M. Zola publishes a long account in Tuesday's Aurore of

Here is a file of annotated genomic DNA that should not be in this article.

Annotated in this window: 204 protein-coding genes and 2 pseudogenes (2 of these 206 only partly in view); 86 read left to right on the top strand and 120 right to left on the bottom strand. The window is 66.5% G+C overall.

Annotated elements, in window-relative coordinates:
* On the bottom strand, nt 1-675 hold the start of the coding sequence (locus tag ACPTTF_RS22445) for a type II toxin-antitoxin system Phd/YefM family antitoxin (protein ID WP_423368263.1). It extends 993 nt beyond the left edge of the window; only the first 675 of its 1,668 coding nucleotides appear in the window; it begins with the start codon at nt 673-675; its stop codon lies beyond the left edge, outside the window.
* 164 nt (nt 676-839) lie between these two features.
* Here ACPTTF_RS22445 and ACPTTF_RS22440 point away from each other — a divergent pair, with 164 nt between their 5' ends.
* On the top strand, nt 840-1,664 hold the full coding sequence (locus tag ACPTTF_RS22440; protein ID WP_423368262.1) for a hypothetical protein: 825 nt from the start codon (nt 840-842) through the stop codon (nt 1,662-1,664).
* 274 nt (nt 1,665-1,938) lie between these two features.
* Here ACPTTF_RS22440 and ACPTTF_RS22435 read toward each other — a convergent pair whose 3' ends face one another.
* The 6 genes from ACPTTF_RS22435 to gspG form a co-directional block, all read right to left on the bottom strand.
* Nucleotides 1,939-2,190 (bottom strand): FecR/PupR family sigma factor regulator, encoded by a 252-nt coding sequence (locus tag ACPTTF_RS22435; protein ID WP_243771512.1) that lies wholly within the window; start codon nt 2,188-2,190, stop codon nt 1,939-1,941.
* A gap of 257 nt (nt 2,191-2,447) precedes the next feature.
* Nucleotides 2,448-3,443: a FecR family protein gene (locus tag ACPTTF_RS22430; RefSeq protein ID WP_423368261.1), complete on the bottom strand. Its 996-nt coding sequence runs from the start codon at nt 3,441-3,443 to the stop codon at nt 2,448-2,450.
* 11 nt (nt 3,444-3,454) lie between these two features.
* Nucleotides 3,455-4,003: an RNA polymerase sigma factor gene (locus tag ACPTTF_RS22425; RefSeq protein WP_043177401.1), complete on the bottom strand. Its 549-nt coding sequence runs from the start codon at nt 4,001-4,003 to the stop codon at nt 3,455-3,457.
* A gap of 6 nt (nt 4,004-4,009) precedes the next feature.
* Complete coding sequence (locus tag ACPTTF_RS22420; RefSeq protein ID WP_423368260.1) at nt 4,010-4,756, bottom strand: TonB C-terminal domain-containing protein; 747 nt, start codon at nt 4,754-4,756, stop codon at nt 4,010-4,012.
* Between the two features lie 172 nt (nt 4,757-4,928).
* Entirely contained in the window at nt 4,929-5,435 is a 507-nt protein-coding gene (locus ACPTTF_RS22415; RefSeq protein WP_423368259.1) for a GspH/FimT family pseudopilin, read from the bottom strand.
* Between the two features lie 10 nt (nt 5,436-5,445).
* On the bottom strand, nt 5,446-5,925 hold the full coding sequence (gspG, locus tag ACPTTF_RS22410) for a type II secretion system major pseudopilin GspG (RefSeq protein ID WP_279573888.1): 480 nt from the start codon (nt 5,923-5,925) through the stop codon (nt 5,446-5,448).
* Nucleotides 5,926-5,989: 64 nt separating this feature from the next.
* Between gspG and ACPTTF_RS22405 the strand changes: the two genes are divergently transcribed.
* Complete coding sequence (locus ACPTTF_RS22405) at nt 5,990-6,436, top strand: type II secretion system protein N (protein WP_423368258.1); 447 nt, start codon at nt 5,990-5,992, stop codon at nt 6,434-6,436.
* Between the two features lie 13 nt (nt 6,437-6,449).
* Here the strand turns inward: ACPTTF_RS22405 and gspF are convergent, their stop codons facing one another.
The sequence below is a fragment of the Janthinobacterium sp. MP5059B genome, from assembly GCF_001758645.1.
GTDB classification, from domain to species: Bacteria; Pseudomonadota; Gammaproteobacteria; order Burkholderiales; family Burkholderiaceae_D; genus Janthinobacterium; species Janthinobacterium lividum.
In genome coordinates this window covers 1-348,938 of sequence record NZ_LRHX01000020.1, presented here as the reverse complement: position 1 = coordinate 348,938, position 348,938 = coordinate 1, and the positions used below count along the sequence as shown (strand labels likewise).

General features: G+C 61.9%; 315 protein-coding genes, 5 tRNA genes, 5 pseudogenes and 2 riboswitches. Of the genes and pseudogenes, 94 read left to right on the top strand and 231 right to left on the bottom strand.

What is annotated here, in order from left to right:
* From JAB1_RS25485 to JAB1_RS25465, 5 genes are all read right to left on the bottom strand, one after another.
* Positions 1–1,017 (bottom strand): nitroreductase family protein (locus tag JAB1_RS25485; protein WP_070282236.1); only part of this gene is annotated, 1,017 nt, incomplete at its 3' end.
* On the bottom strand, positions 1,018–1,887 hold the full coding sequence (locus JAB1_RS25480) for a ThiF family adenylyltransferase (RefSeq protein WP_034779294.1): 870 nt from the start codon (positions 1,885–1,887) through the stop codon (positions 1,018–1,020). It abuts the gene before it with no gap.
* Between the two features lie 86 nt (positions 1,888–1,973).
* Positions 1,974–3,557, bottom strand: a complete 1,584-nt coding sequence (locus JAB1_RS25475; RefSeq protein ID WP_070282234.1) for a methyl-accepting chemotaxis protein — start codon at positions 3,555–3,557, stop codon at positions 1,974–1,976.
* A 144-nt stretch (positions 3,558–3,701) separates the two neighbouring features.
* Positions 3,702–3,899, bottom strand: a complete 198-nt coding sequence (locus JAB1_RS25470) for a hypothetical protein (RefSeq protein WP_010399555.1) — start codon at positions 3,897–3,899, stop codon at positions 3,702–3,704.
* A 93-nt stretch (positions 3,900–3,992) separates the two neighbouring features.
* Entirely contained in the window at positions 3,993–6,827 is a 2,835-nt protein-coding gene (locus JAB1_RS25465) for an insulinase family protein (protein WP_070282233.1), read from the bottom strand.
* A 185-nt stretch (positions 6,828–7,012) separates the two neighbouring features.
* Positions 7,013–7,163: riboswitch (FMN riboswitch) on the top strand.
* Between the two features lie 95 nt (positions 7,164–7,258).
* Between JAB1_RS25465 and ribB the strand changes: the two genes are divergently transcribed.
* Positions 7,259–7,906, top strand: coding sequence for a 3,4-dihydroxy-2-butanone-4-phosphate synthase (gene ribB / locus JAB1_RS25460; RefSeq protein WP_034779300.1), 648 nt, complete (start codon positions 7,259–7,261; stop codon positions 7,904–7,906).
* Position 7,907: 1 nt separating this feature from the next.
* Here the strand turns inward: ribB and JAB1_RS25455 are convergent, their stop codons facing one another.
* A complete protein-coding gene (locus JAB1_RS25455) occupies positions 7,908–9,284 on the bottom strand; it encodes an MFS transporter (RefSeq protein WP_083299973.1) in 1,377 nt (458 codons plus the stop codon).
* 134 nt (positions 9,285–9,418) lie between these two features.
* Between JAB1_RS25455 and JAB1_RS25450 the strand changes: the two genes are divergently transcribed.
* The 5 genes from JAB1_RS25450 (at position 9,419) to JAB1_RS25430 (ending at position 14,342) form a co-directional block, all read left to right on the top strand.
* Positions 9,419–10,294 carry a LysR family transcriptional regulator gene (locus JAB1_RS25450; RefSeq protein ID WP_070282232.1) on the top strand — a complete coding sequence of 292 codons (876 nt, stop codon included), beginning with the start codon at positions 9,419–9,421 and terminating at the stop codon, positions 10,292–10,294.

his examination of the dossier of his father at the War Office. The results of his efforts to vindicate the memory of his father, cruelly aspersed as a cashiered adventurer by the Petit Journal (against which he has brought a suit for defama- tion), throw a great deal of light on the haphazard methods of the War Office, and the opportunities which existed until the appointment of General de Galliffet for tampering with documents. His father's dossier, for example, which, after lying for sixty years at the War Office, was en- trusted to the notorious Colonel Henry in March,. 1898, had no cover indicating the number or nature of its con- tents until June in that year, and whereas the letter containing certain accusations against M. Zola's father has been (so he considers) obviously garbled, none of the docu- ments setting forth the case for the defence are to be found. One cannot help admiring the filial zeal and persistence of M. Zola, who challenges admiration in every public capacity save that of novelist.